Some other phenomena discovered later such as gravitational lensing of background objects by galaxy clusters, temperature distribution of hot gas in galaxies and clusters and pattern of anisotropies (unevenness) in cosmic microwave background have also been attributed to the presence of dark matter. There are, of course, alternative explanations for these effects, most of which rely on the idea that gravity does not scale like other fundamental forces in the universe. I am not going to go into all of them and their variations, suffice to say that the underlying concept holds reasonably well but many of the derivative ‘complete theories’ do not. But let us be honest about something.. conventional theories about mass, gravity and relativity are also unable to explain observations unless you invoke its Deus ex machina aka Dark Matter.

Which brings me to my second objection to belief in Dark Matter. Simply put, we have not found unambiguous proof for its existence after searching really hard for almost 40 years! And this is really weird because calculations suggest that it should be at least 6-10 times more abundant in the universe than ordinary matter. In other words, we somehow cannot find the majority of mass in the universe even after thousands of academics and their far more numerous slave laborers.. I mean postdocs and graduate students have spent tons of research money, built and operated many new instruments and spent millions of hours on trying to solve this problem. And we are still as far from finding incontrovertible evidence of dark matters, especially its composition, as the day we started down that path. Isn’t that odd?

But.. but.. you might say “wasn’t experimental evidence for existence of neutrons, neutrinos, anti-matter, controlled nuclear fission, nuclear transmutation of elements etc found years after theoretical predictions”? Well.. yes, that is quite correct but with a major caveat. Experimental evidence for all these and more successful came within a decade or so of the first solid theoretical predictions. Moreover, it occurred in an era when there were far fewer scientists and far less research money. Today we have robust and easy accessible instruments to measure them, not to mention that anti-matter emitting and transmuted radioactive elements are routinely used in diagnostic medicine and controlled nuclear fission is used to generate electricity.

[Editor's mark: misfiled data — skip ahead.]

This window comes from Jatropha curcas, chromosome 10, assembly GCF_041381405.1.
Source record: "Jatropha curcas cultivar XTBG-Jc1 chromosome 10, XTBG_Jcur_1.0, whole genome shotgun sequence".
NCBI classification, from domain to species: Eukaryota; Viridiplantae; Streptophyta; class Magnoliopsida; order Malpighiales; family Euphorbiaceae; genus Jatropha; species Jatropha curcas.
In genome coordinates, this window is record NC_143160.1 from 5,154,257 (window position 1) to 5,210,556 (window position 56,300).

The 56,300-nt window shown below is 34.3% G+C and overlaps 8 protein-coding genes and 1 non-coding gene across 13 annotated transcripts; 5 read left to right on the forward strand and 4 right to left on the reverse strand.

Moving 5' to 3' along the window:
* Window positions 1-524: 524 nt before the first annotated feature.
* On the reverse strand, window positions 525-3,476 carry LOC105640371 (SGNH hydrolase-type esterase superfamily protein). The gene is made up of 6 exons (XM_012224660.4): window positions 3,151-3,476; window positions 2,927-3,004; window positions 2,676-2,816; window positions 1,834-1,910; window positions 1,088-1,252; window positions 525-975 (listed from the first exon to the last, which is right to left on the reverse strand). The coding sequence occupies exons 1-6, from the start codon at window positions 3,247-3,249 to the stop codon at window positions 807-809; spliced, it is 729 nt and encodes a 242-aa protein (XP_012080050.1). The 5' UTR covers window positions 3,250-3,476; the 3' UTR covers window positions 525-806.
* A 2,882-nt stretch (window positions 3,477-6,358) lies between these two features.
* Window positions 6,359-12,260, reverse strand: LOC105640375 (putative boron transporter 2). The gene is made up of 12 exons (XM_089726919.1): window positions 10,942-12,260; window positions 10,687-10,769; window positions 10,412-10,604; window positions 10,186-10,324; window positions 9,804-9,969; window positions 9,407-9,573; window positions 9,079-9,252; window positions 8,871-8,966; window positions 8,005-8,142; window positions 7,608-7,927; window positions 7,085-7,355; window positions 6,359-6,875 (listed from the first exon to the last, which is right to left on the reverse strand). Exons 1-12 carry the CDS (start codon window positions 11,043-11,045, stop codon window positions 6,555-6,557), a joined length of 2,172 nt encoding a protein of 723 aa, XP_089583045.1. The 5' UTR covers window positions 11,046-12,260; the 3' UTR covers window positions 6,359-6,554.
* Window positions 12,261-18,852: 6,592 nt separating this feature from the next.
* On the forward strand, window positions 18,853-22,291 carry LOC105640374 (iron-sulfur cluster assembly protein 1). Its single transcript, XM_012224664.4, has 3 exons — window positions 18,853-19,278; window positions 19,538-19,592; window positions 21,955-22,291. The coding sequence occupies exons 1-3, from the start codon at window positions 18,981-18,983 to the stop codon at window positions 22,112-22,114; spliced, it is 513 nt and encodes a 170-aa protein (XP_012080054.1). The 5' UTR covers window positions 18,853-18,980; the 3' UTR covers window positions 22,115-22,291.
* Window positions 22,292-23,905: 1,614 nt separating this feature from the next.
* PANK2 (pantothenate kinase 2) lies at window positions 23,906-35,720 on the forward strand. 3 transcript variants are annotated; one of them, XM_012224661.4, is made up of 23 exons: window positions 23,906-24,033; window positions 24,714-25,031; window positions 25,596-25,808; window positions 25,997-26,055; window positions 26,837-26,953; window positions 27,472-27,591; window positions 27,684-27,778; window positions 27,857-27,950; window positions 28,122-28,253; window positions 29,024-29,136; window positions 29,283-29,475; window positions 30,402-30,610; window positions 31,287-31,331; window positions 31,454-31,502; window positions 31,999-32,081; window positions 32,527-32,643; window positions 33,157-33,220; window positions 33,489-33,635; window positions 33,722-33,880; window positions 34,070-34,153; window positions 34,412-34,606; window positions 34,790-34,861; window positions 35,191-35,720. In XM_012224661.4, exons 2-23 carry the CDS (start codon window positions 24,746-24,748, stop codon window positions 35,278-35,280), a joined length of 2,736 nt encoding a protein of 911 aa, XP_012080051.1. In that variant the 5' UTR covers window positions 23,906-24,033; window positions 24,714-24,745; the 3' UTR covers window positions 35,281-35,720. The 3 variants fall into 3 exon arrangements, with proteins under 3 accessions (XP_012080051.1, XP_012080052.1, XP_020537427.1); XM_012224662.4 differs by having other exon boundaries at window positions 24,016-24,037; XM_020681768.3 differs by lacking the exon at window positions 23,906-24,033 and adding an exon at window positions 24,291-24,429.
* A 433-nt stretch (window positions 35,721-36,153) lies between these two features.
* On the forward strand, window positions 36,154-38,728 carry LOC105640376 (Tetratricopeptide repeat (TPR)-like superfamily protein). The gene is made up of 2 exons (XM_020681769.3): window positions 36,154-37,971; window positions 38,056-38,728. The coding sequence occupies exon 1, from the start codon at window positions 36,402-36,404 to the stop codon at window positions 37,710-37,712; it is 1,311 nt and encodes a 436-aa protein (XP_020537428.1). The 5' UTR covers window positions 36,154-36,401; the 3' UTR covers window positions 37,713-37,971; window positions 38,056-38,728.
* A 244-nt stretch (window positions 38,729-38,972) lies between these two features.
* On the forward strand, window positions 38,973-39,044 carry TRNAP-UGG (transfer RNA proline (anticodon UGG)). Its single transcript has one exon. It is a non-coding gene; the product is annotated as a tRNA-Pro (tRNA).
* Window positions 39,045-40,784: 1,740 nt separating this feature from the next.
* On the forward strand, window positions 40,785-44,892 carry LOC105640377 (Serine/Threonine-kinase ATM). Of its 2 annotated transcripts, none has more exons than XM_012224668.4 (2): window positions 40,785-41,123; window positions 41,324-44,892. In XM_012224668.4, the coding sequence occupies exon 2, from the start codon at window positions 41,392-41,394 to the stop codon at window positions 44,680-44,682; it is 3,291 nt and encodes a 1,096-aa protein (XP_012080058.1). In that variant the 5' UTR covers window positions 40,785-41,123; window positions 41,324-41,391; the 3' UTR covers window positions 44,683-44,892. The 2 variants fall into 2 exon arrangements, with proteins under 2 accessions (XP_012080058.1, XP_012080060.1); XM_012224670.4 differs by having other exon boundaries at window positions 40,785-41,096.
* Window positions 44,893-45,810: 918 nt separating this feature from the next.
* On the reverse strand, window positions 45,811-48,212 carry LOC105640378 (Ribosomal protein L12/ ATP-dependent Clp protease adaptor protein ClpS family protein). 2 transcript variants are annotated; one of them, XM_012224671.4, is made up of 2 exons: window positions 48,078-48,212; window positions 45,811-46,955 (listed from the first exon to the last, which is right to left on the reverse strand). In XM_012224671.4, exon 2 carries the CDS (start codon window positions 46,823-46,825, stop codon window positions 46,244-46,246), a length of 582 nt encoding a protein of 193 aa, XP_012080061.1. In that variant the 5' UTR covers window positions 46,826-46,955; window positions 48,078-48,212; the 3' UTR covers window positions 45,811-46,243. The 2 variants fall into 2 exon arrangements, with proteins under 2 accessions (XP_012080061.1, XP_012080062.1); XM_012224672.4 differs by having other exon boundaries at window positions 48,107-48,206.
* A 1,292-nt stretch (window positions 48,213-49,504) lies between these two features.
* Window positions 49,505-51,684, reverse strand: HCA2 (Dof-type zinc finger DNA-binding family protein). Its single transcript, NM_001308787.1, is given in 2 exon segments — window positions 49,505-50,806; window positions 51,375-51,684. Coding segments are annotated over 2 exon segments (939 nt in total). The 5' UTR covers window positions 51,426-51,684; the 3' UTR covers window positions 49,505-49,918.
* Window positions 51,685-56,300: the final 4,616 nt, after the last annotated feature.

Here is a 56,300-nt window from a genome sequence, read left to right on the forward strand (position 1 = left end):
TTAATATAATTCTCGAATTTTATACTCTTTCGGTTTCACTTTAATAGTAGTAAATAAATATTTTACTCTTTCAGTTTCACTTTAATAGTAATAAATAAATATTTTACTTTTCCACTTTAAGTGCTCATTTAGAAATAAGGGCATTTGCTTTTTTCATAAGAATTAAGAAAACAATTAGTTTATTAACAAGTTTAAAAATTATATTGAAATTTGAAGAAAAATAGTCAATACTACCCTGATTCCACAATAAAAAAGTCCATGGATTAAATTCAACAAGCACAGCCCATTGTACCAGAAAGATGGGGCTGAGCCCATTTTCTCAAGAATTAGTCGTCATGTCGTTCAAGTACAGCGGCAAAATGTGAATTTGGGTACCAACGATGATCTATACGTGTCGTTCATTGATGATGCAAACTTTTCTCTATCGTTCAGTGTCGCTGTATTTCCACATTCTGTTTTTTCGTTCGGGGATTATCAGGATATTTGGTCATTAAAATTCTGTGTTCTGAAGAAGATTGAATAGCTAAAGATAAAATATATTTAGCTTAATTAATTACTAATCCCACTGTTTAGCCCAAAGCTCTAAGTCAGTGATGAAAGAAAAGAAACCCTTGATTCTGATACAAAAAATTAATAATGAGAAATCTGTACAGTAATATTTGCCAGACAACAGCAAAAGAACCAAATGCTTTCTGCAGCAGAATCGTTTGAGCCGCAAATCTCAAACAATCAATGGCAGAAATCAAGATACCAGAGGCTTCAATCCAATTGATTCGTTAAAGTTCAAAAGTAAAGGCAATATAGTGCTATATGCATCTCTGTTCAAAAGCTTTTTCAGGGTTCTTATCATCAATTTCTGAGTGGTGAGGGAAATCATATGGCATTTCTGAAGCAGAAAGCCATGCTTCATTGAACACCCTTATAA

So far, first person shooter video games such as Half Life 2 and really mediocre sci-fi shows such as StarGate are the only places where you can see Dark Matter. Do you realize that experimental evidence for the existence and composition of Dark Matter is as scarce as for the ‘Holy Grail’? But why is that such a bad thing, you might ask? Well.. for one, it has become a respectable dogma that justifies the existence of an entire ecosystem of priests and apprentices engaged in constant search for proof. Try getting a job in astrophysics without professing your acceptance of this hypothesis. Better still, try getting funded if you somehow manage to land a job without first expressing your sincere and continuing faith in the existence of Dark Matter.

What do you think? Comments?

  1. MikeCA
    October 13, 2018 at 9:20 pm

    This is something I actually know something about.

    Astronomers and astrophysicists attempt to use the laws of physics we understand on Earth to explain the stars and galaxies they observe.